Solarcentury, Vogt Solar and Lark Energy then make up positions four to six, and are by now very much household names in the UK solar sector, with the different companies having very similar business models in developing and building sites, before selling them off. Of recent, Solarcentury’s model has changed slightly, with less focus on developing and more on pure-play EPC work. Vogt Solar and Lark Energy have continued strong site development today, and (along with Solarcentury) each has a very strong completion rate in taking sites through from initial development to fully-built.

Foresight is the only pure-play asset holder to feature in the Top 10 list, and has added some of the largest completed sites in the UK to its portfolio in the past 12 months. It should therefore not come as any surprise that Foresight is looking to have a stronger role in what happens to sites after they are built.

On a similar theme, Grupotec is the only pure-play EPC in the list, and has been one of the main beneficiaries of Lightsource’s success in the UK in the past few years. Other EPCs, ranked lower in the complete listing, can also thank Lightsource for effectively putting them on the map for UK solar business since 2011.

Keeping the pure-play theme, Hive is the only developer in this category to feature on this list. Hive has been one of the most prolific developers of sites in the UK, and typically the company has bundled packages of shovel-ready sites, forming some of the most sought after package deals in the UK over the past few years.

Finally, Anesco rounds out the Top 10 table. From a business model perspective, Anesco falls somewhere between Lark Energy (or Vogt Solar) and Solarcentury. From a site acquisition standpoint however, Anesco is closer to SunEdison is the way in which the company has been hunting down conditionally-approved sites to take through to completion, build and sell on. The difference between Anesco and SunEdison here being that Anesco sells to third-parties, but SunEdison channels sites effectively in-house to TerraForm.

As outlined above, the overall ‘score’ to each company is something we have assigned as a ‘strength-factor’, or how important each company has been to the overall growth of the large-scale solar industry in the UK until now. But, from a market research standpoint, that’s half of the story. The other part relates to changes in ranking and which companies are declining relative to the market and which ones are on the ascendency.

The market-research way of doing this is to assign a reference date in the past and then do a comparison relative to where the market was then, and where it is today. So, in an overall market that is growing fast, any companies that have increased market share (or simply maintained positions) have generally been doing the right things and growing at an even faster rate than the market itself.

These two parameters (market-strength and relative-ranking) then form the basis of a quadrant plot that provides a visual overview of all the companies being compared. In an ideal world, you want to be as high as possible (greatest strength factor) and as much to the right (based on left side being ‘losing share’ to right side ‘gaining share’). Lastly, to fully explain the plot, a baseline market-strength reference (x-axis line) is taken to include only the Top 20 as above this line. So, companies below the line are generally secondary contributors to the market, or may be new entrants gaining share.

All said and done, here is the final quadrant plot generated after our research team crunched all the numbers and double-checked all the Excel calculations.

Figure 2: Market strength and share quadrant plot, across more than 200 companies responsible for the development, build and asset ownership of the 5.3GW of solar farms currently within the UK solar sector. Source: Solar Media Ltd, July 2015.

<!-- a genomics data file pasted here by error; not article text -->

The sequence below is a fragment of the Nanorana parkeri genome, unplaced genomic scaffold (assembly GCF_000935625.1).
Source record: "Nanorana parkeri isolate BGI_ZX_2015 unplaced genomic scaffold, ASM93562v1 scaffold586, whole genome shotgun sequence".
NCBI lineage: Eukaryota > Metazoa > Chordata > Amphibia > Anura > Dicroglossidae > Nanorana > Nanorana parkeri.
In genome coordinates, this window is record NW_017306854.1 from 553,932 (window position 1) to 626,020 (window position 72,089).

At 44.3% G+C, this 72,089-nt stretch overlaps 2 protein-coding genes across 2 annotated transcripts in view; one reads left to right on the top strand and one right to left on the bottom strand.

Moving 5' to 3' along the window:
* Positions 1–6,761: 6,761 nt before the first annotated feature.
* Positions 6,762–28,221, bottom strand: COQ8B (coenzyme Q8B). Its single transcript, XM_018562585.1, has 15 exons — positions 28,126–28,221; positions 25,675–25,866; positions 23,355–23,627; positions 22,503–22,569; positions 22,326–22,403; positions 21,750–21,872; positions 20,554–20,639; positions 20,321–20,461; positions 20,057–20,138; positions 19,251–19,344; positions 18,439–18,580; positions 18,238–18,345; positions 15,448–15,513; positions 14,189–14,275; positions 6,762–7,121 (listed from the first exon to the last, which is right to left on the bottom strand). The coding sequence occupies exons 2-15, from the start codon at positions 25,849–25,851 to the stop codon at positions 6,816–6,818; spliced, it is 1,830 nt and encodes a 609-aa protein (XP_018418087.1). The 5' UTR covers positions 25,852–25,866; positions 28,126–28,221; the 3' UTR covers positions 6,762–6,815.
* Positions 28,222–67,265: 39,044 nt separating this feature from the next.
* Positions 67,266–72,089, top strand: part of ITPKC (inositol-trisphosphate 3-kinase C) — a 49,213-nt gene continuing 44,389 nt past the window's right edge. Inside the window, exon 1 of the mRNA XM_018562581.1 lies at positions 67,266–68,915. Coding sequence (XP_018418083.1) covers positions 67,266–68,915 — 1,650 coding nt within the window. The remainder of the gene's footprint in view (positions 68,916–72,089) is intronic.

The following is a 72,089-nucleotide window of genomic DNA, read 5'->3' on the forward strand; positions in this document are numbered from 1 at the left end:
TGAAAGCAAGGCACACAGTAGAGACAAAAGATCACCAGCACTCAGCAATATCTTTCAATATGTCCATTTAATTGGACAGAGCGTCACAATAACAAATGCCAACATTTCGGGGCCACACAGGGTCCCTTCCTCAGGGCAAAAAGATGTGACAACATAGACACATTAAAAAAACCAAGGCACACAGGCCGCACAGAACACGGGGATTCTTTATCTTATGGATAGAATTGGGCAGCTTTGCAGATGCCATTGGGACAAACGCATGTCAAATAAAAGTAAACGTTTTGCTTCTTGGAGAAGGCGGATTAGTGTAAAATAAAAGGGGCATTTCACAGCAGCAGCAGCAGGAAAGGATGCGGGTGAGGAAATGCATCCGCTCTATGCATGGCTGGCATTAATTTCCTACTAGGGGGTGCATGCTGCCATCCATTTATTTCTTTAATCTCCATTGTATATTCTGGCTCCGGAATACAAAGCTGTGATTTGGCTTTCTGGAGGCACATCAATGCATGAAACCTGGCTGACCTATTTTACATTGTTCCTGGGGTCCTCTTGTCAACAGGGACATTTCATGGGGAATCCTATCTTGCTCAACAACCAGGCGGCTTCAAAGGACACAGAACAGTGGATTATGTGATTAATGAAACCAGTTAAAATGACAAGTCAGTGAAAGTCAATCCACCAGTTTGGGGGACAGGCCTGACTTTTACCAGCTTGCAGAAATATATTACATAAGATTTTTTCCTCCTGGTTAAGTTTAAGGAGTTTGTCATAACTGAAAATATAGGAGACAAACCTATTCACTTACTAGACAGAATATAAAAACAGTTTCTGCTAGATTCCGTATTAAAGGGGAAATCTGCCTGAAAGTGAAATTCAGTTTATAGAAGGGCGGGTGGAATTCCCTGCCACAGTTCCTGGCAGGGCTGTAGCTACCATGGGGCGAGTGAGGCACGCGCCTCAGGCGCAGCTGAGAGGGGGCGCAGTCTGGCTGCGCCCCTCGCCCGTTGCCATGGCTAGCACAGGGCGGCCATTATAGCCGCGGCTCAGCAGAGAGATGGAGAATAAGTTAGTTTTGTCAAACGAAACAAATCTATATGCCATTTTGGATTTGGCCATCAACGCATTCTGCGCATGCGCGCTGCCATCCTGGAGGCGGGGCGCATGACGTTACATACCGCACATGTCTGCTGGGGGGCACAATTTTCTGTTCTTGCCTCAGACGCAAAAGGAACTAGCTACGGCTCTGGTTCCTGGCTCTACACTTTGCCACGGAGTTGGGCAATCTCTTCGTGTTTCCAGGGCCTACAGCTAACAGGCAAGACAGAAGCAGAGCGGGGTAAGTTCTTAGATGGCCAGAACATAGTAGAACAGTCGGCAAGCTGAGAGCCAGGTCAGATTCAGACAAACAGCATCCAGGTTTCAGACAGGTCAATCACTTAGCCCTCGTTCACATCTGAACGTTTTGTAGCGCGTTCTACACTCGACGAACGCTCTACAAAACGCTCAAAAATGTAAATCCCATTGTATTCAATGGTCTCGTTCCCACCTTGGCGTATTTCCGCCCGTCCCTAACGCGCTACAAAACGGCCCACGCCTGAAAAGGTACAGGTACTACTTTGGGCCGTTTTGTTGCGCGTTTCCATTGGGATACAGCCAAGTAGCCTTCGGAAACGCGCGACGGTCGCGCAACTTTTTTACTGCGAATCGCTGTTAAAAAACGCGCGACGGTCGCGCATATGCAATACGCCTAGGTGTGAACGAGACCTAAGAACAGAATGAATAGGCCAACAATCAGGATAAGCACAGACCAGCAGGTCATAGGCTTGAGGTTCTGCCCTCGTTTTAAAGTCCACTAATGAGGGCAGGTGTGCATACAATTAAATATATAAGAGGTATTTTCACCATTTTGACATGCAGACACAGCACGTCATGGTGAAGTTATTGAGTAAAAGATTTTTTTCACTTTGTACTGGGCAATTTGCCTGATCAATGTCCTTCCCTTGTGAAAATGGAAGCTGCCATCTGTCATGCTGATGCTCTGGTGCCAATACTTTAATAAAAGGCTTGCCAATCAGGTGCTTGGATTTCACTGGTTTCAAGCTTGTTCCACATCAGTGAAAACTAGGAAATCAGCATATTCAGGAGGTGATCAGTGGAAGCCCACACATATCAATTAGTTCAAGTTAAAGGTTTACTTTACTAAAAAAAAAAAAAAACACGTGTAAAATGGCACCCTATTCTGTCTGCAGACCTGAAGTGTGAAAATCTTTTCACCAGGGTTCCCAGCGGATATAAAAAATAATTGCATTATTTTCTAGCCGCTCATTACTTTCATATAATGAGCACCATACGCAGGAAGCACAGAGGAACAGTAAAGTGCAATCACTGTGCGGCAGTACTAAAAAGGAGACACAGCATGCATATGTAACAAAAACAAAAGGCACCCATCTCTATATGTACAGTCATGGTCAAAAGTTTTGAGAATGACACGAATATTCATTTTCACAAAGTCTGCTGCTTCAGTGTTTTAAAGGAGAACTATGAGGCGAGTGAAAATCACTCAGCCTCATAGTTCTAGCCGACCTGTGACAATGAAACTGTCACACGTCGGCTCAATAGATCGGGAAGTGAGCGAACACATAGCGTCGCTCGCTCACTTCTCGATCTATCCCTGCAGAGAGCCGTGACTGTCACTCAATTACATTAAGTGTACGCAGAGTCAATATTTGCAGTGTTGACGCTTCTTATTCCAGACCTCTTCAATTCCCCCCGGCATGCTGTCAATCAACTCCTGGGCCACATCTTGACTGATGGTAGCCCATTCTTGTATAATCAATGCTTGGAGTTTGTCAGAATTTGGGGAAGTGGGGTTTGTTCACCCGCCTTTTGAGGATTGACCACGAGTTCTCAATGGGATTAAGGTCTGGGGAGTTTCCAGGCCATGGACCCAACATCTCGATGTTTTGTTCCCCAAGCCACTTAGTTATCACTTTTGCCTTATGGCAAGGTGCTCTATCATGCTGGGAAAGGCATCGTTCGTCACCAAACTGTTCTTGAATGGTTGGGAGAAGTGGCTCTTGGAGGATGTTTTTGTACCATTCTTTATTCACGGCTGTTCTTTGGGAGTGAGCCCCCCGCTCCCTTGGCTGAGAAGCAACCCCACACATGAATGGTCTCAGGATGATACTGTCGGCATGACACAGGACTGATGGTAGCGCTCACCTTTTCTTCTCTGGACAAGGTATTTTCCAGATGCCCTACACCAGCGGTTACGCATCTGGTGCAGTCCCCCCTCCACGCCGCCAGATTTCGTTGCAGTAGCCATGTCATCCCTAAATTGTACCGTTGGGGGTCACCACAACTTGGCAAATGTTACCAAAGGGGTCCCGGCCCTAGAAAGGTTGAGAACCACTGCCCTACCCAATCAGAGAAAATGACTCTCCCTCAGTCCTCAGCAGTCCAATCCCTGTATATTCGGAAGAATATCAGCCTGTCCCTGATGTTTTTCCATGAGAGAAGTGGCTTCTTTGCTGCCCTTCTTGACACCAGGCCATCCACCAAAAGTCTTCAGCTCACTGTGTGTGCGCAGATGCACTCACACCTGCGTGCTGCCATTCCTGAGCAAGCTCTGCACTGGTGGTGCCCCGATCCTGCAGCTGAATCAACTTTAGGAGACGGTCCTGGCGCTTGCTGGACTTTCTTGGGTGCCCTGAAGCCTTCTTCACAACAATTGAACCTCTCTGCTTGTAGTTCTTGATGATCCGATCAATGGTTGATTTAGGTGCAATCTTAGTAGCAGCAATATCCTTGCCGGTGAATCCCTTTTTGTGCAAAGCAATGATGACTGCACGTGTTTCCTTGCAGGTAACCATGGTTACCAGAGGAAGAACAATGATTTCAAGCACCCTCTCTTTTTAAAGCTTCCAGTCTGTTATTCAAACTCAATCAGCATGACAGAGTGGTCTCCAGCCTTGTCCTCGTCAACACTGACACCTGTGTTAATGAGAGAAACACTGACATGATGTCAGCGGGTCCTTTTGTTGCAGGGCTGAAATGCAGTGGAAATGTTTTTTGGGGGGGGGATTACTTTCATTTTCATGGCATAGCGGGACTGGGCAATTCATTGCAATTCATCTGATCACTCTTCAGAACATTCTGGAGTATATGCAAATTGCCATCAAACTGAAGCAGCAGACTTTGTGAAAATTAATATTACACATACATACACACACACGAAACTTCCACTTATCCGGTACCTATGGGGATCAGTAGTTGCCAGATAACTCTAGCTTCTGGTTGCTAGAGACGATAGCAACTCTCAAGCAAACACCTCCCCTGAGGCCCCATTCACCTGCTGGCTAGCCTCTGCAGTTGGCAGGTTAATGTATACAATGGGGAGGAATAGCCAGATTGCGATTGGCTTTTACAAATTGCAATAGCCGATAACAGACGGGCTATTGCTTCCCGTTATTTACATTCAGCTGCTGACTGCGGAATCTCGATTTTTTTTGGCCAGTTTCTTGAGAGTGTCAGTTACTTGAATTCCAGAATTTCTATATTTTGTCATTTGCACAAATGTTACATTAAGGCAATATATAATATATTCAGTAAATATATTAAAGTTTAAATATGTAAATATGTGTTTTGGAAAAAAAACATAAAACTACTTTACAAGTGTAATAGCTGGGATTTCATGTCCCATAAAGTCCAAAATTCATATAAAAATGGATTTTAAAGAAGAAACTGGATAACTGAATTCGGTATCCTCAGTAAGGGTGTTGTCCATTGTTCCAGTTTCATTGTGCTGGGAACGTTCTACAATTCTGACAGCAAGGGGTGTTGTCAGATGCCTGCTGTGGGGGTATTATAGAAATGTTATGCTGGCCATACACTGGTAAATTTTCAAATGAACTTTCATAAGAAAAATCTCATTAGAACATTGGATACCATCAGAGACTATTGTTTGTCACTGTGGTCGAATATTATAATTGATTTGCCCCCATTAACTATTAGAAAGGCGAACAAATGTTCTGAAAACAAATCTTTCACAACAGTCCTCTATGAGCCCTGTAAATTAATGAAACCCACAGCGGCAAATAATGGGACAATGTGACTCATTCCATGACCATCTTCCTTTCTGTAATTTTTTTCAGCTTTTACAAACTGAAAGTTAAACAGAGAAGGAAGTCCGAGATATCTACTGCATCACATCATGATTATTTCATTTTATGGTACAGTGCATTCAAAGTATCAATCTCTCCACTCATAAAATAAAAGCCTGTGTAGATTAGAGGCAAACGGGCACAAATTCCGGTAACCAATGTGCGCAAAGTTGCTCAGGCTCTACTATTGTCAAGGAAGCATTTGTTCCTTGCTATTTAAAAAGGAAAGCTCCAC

We have chosen to highlight a few companies on the graphic, through data labels. Anyone wishing to see the full listing should contact us at Solar Media. The tier group rankings of the Top 500 companies by value-chain segment can also be seen by subscribing to our Top 500 database report.

Before we return to the Lightsource theme at the start of this blog, let’s talk through some of the conclusions from the graphic.

The two main companies that have been gaining share in 2015 are British Solar Renewables and SunEdison. Each played a strong part in the 2.5GW of new solar that was added in the UK during Q1 2015, punching above their historic play in the market, thereby putting their marker position to the right-hand-side of the upper quadrant.

The one company we have flagged by name in the graphic, not in the Top 10 but now featuring in the Top 20, is Push Energy. Inclusion here is guaranteed by Push Energy adding in-house EPC activities to what was previously a pure-play developer. And most of Push Energy’s success has come in the past 12 months, so the company shows well over to the right side of the plot.

However, the single most important takeaway from the graphic is the clear dominance of Lightsource from a market strength perspective. Indeed, had we chosen a different weighting approach across each category (with less assigned to the EPC stage), then the delta between Lightsource and the others could have been even greater.

With Lightsource’s contribution from in-house developed sites likely to grow significantly in the next nine months, the only missing part of the chain is EPC work. Given the company’s active role in developing the large-scale rooftop market today, it would not be a great surprise if Lightsource does indeed choose to plug this gap in value-chain activities going forward, thereby having full ownership of large-scale solar site build-out, whether on roofs or on the ground.

Finally, returning to the cottage-to-mainstream analogy at the start, the bigger message from the plot is the fact that Lightsource has effectively maintained its position from a share standpoint during 2015. This is shown by Lightsource’s data point being virtually on the y-axis that marks the point of static market share, based upon the chosen comparison to where things were in the market before the Q1 2015 deluge. Some say that getting to number one is the easy part: staying there in a rapidly growing market being an even greater challenge from a strategic management standpoint.

As the UK solar industry evolves after 31 March 2016, the specific rankings may have to take account of rooftop activity. Moreover, as Contracts for Difference (CfDs) come into fruition, it is highly unlikely that we will have to stack rank more than 200 companies within such a quadrant plot.

However, until 31 March 2016, the all-in approach is still the order of the day with more (not less) companies playing in the sub-5MW RO environment that exists today. Which of the new developer entrants can make an appreciable mark on the sector now remains to be seen, as is the thorny question of how many will actually be around in the UK two years down the line.